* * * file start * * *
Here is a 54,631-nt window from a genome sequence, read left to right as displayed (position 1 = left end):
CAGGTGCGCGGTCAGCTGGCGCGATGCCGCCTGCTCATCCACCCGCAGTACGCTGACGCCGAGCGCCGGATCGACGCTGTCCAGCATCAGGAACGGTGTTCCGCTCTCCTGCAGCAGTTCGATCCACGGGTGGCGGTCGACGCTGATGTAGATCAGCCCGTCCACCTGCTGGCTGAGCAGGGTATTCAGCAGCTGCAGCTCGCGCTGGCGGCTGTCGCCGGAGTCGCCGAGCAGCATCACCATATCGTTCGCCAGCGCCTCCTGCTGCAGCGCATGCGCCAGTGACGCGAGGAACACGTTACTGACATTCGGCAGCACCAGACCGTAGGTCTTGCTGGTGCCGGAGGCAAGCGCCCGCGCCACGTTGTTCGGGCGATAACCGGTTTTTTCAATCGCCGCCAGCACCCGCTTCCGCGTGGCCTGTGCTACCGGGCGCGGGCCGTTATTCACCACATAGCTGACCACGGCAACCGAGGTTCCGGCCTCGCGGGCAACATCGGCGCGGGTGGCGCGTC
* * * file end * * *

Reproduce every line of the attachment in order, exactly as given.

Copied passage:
Here is a 54,631-nt window from a genome sequence, read left to right as displayed (position 1 = left end):
CAGGTGCGCGGTCAGCTGGCGCGATGCCGCCTGCTCATCCACCCGCAGTACGCTGACGCCGAGCGCCGGATCGACGCTGTCCAGCATCAGGAACGGTGTTCCGCTCTCCTGCAGCAGTTCGATCCACGGGTGGCGGTCGACGCTGATGTAGATCAGCCCGTCCACCTGCTGGCTGAGCAGGGTATTCAGCAGCTGCAGCTCGCGCTGGCGGCTGTCGCCGGAGTCGCCGAGCAGCATCACCATATCGTTCGCCAGCGCCTCCTGCTGCAGCGCATGCGCCAGTGACGCGAGGAACACGTTACTGACATTCGGCAGCACCAGACCGTAGGTCTTGCTGGTGCCGGAGGCAAGCGCCCGCGCCACGTTGTTCGGGCGATAACCGGTTTTTTCAATCGCCGCCAGCACCCGCTTCCGCGTGGCCTGTGCTACCGGGCGCGGGCCGTTATTCACCACATAGCTGACCACGGCAACCGAGGTTCCGGCCTCGCGGGCAACATCGGCGCGGGTGGCGCGTC